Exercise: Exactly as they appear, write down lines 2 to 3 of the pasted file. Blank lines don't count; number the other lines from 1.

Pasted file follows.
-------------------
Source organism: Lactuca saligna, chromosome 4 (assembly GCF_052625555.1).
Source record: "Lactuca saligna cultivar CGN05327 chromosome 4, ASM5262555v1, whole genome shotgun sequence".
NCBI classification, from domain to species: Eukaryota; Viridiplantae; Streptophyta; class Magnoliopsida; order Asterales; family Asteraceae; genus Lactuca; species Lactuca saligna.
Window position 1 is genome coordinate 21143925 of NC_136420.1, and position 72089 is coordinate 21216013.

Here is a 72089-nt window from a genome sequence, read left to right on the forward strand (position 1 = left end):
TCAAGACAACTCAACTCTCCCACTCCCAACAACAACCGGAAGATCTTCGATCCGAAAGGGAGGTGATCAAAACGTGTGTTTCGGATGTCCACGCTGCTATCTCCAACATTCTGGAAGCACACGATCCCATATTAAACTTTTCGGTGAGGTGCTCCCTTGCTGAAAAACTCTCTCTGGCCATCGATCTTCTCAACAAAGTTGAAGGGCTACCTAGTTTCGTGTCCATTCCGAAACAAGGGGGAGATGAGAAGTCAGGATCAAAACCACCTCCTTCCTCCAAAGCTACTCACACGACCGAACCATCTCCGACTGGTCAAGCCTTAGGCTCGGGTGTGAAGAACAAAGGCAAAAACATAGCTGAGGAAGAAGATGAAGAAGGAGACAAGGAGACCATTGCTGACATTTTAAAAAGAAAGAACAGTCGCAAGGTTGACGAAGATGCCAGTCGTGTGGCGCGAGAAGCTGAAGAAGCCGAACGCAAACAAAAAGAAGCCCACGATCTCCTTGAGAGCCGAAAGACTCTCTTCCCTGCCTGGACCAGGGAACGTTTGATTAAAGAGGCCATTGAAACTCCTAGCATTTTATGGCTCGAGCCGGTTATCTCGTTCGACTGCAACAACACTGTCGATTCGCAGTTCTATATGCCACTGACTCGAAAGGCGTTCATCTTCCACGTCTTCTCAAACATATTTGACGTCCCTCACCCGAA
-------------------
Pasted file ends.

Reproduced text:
Source record: "Lactuca saligna cultivar CGN05327 chromosome 4, ASM5262555v1, whole genome shotgun sequence".
NCBI classification, from domain to species: Eukaryota; Viridiplantae; Streptophyta; class Magnoliopsida; order Asterales; family Asteraceae; genus Lactuca; species Lactuca saligna.